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Background

The Green New Deal cites the Special Report on Global Warming of 1.5 ºC in the first paragraph establishing the issues and effects of the current, and likely future, of global warming. Inside the Green New Deal, there is no mention of methane's contribution to global warming at all. However, inside the Special Report, there are several locations where methane is mentioned as a significant factor in global warming.

  1. In section C.1.2. on page 12 in the full hard copy pdf, it mentions that the modeled pathways that limit global warming to 1.5 degrees C involve deep reductions in emissions of methane (35% or more by 2050 relative to 2010.

  2. In section TS.2 on page 33, the change of methane emissions strongly influences the changes of limiting warming to 1.5 degrees celsius, and reducing methane can offset the weakening of aerosol cooling.

  3. In section TS.4 on page 42, reducing short-lived climate forcers like methane can in the short term contribute significantly to limiting warming to 1.5 degrees celsius above pre-industrial levels. These reductions would also have substantial co-benefits like improved health due to less air pollution.

There are 122 mentions of methane throughout the report and its importance as a short term reducer of warmpth. The report, on page 147 also mentions that improved agricultural management is a viable solution to methane reduction. All of these references to methane mean that the scientists who studied global warming were convinced that it was a real issue amidst global warming.

In addition to agriculture, the United States in particular has another likely methane producting issue. This issue is fracking. Fracking has had a strong correlation to the increase of methane in the United States. However, fracking is not mentioned once in the Green New Deal. All of these data points has lead me to ask...

Question

Given the effect of methane cited in the Special Report, and strong correlation of fracking toward the increase in methane, why doesn't the Green New Deal mention fracking or methane at all?

10

Because the “Green New Deal” is not a comprehensive energy policy, but a resolution to state the intent to create a policy (or policies) sometime in the future

The explanation is right in the first sentence of the resolution you linked (emphasis added):

Recognizing the duty of the Federal Government to create a Green New Deal.

The thing you called “the Green New Deal” isn’t actually the Green New Deal, it’s a statement that the government should create a Green New Deal sometime in the future, along with a very broad description of what that should look like.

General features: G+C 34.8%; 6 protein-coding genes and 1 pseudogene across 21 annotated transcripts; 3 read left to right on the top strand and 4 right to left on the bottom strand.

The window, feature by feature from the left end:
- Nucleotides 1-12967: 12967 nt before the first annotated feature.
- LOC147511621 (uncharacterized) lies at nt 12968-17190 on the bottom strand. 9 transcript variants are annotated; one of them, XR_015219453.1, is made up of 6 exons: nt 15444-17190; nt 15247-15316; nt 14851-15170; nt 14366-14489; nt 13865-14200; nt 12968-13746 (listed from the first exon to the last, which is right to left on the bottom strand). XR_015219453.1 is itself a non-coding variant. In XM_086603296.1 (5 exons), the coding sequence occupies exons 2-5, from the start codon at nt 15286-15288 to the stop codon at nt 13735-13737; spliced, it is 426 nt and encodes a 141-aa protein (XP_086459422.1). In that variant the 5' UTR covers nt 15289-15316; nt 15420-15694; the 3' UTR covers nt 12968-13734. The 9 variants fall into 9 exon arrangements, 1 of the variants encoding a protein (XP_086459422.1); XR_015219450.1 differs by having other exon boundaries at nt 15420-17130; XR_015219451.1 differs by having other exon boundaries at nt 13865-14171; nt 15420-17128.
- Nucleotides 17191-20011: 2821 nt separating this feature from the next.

Vulgar details like whether or not fracking creates methane and how bad that is are all sort of covered under that whole bit about “eliminating pollution and greenhouse gas emissions as much as technologically feasible”. There’s no need to explicitly call out methane, or really any specific greenhouse gas or human activity, as requiring special attention. Doing it would kind of implicitly limit the scope on what is supposed to be a “10 year national mobilization”, e.g. something that should solve every problem.

-5

Because the Green New Deal isn't about Climate Change. It's about destroying capitalism. What the authors want it replaced with is not entirely clear. However, given Orcasio-Cortez preference for socialism, that's a logical guess.

The Washington Post quoted the Green New Deal author, Orcasio-Cortez chief of staff:

“The interesting thing about the Green New Deal,” he said, “is it wasn’t originally a climate thing at all.” Ricketts greeted this startling notion with an attentive poker face. “Do you guys think of it as a climate thing?” Chakrabarti continued. “Because we really think of it as a how-do-you-change-the-entire-economy thing.”

It's not a surprise that such a report is lacking in science. That the GND contained many provisos calling for wealth redistribution back the assertion this is a pro-socialism bill, not one primarily concerned with stopping global warming.

Dem. Rep. Max Rose (NY) referred to Ocasio-Cortez's plan as "a massive socialist economic policy platform." This provides needed context.

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    It does include science. The whole resolution is premised on the Special Report on Global Warming of 1.5C which is over 600 pages in full length. I was just curious about an omission of a detail. – isakbob Aug 21 at 19:23
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    Why is the length of that report relevant? – Robert Harvey Aug 21 at 19:56
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    @Robert Harvey I take back my statement about length specifically. However, the Special Report is very robust in its methods according to the Union of Concerned Scientists as stated in this answer. – isakbob Aug 21 at 21:14
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    @isakbob I just provided a very, very concrete example from the author of the GND that states unequivocally that the basis of it was economic change, not climate. I would take him at his word. – K Dog Aug 23 at 14:33

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